1. You kill the boss. A warp point appears.
  2. At this point, the game uses a pointer (we'll call it Pointer A) to store the data that tells the game what area to warp to.
  3. You take out a bottle of bugs and empty it.
  4. Pointer A is re-assigned in the code and repurposed so that the game can properly handle this event -- I could not tell you what its exact purpose is because I do not have access to the OoT source code, but I can tell you that it was used for something else (that's the only way seemingly-innocuous glitches like this can have such profound effects).
  5. You walk into the warp point. Cutscene of you leaving happens.
  6. The game completes the warp sequence and decides which transition in the game to take you to based on what's in Pointer A. By inputting what is normally garbage data into Pointer A with our previous actions, the game interprets the data anyway and discovers that it is actually a transition in Ganon's castle. Not one to ask questions, the game complies.

The reason that the glitch is so much more involved and has many more steps is that in reality these pointers do not perfectly point to the same address in memory. That space takes up a certain "width," to use an abstraction, and other addresses overlap with that one partially, but not fully. So, if we have pointer A pointing to an address, pointers B and C might point to a space that half-contains the space that pointer A also points to, and half-contains space before and after that space (if you imagine three rectangles, with the halves of two of them overlapping the full rectangle in the middle -- this is basically how it works). So, in order to actually get at pointer A, we need to perform in-game actions that modify both B and C. That's just a basic example -- there's many more than just 2 pointers that the speedrunners need to modify in the actual game.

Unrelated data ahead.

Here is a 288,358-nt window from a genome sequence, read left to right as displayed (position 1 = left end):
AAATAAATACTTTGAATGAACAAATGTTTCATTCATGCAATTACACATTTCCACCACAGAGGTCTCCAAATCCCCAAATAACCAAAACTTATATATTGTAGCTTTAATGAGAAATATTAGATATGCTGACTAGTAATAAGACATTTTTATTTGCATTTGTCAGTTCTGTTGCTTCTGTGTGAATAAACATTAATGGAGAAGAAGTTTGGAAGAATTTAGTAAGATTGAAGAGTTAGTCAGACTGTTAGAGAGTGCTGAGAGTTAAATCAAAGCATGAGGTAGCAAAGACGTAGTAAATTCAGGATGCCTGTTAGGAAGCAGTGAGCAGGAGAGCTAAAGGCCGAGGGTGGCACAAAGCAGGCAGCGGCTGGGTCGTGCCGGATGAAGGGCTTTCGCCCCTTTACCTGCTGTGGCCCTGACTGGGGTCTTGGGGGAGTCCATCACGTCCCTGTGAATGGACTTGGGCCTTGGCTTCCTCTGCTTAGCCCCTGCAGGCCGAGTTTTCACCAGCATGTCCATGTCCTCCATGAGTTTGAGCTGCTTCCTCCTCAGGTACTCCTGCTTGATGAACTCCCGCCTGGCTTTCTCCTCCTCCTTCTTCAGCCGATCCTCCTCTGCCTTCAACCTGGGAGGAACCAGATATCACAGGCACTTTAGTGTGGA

Postscript

It's relatively easy to explain this glitch in terms of what you do in the game, but I wanted to take this opportunity to explain how the glitch actually works. Feel free to ask more in the comments and I'll provide what details I can based on my knowledge as a programmer. I tried to explain this without using any jargon and in layman terms, but I am an introvert and my communication skills aren't perfect -- don't be afraid to ask for clarification.

  • This explanation is incorrect - dropping the bugs does not manipulate the cutscene pointer in any way. It is done in order to use the Ocarina Items glitch (using an ocarina where you aren't allowed), which allows you to move around during the warp cutscene. The actual cutscene pointer manipulation is done by opening the door to the previous room on an exact frame. – Mego Jan 21 at 3:18
14

This Zelda: Ocarina of Time Speedrun in 18:10 by Cosmo YouTube video explains all the details.

From 12:34 to 13:44:

With Goma dead, the insanity is really about to start. From Goma's room, I can perform the legendary "Wrong Warp". This is the glitch that took over 13 years to discover and it still astounds me that it's even possible.

I need to exit the room and re-enter it so that when it reloads the stone slab isn't blocking my way anymore. This is important because I need a clear path to the door.

I drop the bugs and re-catch them, so that the bottle turns blue in Link's hand. This will let me do a glitch called Ocarina Items in which I play a fake Ocarina using my deku stick. I perform Ocarina Items in the same frame that I touch the blue warp, which allows me to regain control of Link while the warp tries to carry Link away. During this, an invisible timer is ticking up each frame to 101, at which point it will add the cut-scene offset to the next area to load. If I open the door on this exact frame, Voila!, the game loads the Deku Tree Basement on the same frame that it adds this cut-scene offset. As Dekup Tree Basement has no cut-scene, the game ends up transporting me to Ganon's Tower Collapse Interior instead of the Kokiri Emerald cut scene. This bypasses the Ganondorf fight and allows child Link access to the end game.

Listen to the whole thing to hear about the crazy, crazy, crazy glitches people have found.

Your Answer

By clicking “Post Your Answer”, you agree to our terms of service, privacy policy and cookie policy

Not the answer you're looking for? Browse other questions tagged or ask your own question.